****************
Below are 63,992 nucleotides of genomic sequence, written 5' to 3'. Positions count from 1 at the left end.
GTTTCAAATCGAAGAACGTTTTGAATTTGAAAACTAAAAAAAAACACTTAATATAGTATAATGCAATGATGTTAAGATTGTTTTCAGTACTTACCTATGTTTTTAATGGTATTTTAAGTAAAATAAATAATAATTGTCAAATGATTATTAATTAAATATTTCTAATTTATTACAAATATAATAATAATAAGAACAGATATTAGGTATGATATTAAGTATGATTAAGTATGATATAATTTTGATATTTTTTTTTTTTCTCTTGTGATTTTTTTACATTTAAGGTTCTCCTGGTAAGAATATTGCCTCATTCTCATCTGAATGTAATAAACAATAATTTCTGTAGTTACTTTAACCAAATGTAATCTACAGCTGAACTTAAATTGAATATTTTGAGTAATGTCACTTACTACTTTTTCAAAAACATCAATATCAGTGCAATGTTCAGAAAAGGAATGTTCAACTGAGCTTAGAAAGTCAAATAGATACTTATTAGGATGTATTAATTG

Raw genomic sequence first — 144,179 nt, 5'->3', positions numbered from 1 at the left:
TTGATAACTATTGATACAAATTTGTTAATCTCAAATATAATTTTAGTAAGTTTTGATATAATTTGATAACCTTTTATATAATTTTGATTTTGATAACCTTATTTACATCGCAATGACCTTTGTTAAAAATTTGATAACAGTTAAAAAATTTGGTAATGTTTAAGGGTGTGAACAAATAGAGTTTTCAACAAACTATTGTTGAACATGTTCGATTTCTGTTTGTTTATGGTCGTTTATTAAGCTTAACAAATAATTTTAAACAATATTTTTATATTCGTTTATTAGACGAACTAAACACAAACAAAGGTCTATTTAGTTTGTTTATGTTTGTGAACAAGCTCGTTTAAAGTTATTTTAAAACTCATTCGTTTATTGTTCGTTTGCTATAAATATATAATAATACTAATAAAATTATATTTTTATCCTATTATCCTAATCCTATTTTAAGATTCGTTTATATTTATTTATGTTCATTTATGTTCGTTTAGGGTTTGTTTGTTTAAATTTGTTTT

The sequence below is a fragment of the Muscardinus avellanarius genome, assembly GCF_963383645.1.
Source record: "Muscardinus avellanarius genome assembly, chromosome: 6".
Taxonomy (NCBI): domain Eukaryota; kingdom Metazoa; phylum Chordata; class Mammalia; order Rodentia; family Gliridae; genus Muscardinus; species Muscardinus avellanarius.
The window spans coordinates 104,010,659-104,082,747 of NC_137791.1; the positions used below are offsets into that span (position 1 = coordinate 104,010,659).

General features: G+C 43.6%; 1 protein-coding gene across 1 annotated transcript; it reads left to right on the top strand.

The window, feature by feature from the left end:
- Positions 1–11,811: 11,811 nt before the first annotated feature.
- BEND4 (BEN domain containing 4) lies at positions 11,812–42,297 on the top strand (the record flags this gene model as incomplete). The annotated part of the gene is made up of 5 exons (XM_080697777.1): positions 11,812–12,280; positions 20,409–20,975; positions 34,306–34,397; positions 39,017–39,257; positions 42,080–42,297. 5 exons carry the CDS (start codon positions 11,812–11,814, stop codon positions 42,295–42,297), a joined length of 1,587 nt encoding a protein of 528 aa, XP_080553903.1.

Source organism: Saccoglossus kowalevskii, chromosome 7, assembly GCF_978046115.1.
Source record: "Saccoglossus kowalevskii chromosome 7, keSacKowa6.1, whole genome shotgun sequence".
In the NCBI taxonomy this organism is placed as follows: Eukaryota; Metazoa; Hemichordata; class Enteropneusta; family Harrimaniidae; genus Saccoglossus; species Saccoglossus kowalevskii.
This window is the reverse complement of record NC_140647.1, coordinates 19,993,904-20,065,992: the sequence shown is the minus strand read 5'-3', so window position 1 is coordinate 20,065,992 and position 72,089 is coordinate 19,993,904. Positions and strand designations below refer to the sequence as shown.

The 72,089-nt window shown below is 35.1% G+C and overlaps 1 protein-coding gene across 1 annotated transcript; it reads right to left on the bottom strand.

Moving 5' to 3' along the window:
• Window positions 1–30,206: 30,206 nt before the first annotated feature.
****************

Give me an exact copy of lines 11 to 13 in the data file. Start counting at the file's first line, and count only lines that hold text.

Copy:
- Positions 1–11,811: 11,811 nt before the first annotated feature.
- BEND4 (BEN domain containing 4) lies at positions 11,812–42,297 on the top strand (the record flags this gene model as incomplete). The annotated part of the gene is made up of 5 exons (XM_080697777.1): positions 11,812–12,280; positions 20,409–20,975; positions 34,306–34,397; positions 39,017–39,257; positions 42,080–42,297. 5 exons carry the CDS (start codon positions 11,812–11,814, stop codon positions 42,295–42,297), a joined length of 1,587 nt encoding a protein of 528 aa, XP_080553903.1.

Source organism: Saccoglossus kowalevskii, chromosome 7, assembly GCF_978046115.1.